Intel P965 Showdown - Abit vs. GIGABYTE
GIGABYTE GA-965P-DQ6: BIOS and Overclocking
The Gigabyte GA-965P-DQ6 uses an Award BIOS that is very comprehensive and packed with features. Like many other Award BIOS', this one is easy to navigate and well laid out. From within the BIOS, users have the ability to configure, enable or disable all of the board's various integrated peripherals, and can monitor fan speeds, voltages and clock speeds.
The GA-965P-DQ6's BIOS is an overclocker's dream. Contained within the MB Intelligent Tweaker (M.I.T.) menu is just about every option you would need to push your system to its limits. Like certain other Gigabyte motherboards, many of the more advanced options are not initially available. These hidden options can be accessed from the M.I.T. after pressing CTRL+F1 in the main menu.
The GA-965P-DQ6 allows the user to manipulate the CPU multiplier, although you are limited to decreasing the multiplier unless you have an unlocked processor. The front side bus frequency can be adjusted in 1 MHz increments, from 100 MHz to as high as 700 MHz. PCI-E express frequency can also be adjusted, from 90 MHz to 150 MHz. The memory multiplier has seven settings to allow the memory to run at an assortment of frequencies and detailed DRAM timing adjustments are also available.
The BIOS also offers thorough voltage adjustments. The CPU voltage can be adjusted from as low as 0.6875V to as high as 2.375V, in 0.00625V intervals. DIMM, PCI-E, FSB and MCH voltages can also be increased. An additional 0.775V can be added to the DIMM voltage at 0.025V intervals, while PCI-E, FSB and MCH voltages can all be increased by as much as 0.35V in 0.05V intervals.
In addition to the comprehensive set of manual settings, the M.I.T. menu also offers three different automated settings. Memory performance and graphics card bandwidth can both be toggled between normal, fast and turbo settings. The GA-965P-DQ6 has a built-in automated CPU overclocking feature called CPU Intelligent Accelerator 2 (C.I.A.2) that can be accessed from within the M.I.T. The C.I.A.2 utility is designed to detect CPU loading during computer use and automatically adjust the CPU's speed to maximize system performance. The C.I.A.2 has five levels of aggressiveness; cruise, sports, racing, turbo and full thrust.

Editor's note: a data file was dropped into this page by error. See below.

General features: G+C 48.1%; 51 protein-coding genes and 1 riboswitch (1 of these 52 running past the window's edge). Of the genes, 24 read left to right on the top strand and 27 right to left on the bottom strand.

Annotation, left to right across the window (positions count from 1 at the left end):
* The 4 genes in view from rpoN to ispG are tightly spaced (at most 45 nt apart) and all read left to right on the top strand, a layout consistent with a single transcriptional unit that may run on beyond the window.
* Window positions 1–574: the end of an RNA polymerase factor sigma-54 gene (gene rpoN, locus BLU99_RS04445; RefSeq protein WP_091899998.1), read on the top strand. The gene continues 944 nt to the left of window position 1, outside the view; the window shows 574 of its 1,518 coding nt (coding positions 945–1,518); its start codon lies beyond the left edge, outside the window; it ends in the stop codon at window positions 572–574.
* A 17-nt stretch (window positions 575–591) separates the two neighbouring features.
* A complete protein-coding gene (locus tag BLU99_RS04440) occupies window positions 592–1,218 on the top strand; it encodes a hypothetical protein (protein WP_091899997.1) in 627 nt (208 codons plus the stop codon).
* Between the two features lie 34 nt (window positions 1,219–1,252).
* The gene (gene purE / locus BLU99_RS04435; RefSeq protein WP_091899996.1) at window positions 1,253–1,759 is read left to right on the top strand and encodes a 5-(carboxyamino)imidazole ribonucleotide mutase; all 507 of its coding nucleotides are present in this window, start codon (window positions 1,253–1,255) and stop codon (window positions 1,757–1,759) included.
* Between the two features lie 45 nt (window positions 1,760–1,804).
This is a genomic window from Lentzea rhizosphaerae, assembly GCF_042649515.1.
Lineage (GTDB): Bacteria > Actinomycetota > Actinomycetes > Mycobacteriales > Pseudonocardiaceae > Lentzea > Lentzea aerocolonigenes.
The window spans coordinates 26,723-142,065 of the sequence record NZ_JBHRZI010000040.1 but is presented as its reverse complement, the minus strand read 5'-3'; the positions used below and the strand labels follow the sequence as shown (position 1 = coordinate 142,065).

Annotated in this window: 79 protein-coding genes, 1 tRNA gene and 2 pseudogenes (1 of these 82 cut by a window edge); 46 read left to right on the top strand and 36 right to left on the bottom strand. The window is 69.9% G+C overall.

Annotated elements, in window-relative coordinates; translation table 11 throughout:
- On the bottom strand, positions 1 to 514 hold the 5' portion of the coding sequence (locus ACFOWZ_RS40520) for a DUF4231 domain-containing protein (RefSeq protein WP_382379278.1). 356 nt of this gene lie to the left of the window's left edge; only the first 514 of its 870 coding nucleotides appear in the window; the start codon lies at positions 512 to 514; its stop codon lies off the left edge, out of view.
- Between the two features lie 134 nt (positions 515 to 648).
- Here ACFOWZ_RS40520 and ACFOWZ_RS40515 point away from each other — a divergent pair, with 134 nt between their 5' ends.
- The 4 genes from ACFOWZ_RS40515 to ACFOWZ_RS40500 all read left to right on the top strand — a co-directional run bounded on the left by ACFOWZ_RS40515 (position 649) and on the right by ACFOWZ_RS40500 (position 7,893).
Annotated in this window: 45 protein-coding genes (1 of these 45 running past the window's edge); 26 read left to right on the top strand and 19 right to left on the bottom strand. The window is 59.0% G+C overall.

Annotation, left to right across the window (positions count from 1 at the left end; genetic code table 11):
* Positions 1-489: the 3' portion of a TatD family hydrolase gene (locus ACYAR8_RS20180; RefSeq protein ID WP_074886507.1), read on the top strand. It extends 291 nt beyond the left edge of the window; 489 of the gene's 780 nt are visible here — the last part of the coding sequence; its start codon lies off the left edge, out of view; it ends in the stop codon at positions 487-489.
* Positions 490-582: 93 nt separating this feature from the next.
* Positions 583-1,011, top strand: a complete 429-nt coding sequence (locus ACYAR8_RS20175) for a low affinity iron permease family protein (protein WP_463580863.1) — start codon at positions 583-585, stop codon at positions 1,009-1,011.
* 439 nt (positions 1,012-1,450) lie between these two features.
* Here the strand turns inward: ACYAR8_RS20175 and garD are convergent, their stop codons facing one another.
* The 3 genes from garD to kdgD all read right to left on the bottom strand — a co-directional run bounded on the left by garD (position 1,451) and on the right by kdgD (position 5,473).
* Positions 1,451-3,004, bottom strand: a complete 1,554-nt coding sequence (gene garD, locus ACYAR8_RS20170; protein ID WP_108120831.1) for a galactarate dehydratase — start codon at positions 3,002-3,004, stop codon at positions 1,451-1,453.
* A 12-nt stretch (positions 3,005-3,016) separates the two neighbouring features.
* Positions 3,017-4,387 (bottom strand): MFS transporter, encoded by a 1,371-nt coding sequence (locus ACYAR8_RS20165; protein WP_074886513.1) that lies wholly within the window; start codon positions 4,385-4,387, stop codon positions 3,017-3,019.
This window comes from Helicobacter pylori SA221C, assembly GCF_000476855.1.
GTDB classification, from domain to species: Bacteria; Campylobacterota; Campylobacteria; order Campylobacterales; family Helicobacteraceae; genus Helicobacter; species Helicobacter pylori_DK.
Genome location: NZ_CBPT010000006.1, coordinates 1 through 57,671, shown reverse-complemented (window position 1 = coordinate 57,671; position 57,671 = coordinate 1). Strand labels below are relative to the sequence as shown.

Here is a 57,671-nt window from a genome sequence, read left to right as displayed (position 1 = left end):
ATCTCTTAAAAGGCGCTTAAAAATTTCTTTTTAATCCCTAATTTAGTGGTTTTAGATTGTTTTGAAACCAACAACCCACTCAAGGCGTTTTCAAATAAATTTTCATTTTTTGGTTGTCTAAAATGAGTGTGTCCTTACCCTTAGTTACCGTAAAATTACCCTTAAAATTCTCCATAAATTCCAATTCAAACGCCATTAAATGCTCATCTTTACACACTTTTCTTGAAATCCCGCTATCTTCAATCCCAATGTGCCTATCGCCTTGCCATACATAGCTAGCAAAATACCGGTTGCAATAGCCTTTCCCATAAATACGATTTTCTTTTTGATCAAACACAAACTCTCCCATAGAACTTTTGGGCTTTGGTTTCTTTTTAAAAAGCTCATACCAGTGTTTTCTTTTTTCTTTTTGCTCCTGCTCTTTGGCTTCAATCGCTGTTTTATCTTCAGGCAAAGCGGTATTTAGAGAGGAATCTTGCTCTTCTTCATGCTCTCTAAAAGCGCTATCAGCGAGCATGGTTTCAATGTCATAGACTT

We took a Core 2 E6400 processor and set out to see if the GA-965P-DQ6's impressive settings could amount to equally impressive overclocking results. We loaded the BIOS' optimized defaults, then increased the FSB as far as we could go. The frequency of our Corsair TWIN2X1024-8500 modules were kept as close to their rated speed of 1066MHz as possible by adjusting the BIOS' memory multiplier settings.
Ultimately, we were able to take our E6400 CPU to 3.12 GHz, by raising the FSB to 390 MHz and running our RAM at 1037 MHz. This is the highest speed our system was able to handle with perfect stability. Tempted by curiosity, we then took our E6400 to 3.6 GHz on stock cooling with a FSB of 450 MHz and a 0.15V increase. Although we were able to boot into windows at this speed, we weren't able to stay there very long since our system was terribly unstable.
Considering the E6400's rated speed of 2.13GHz, our stable overclock of 3.12 GHz on stock cooling and voltages is very impressive. I am sure that a much higher stable overclock could have been achieved with more potent cooling, but that is out of the scope of this article.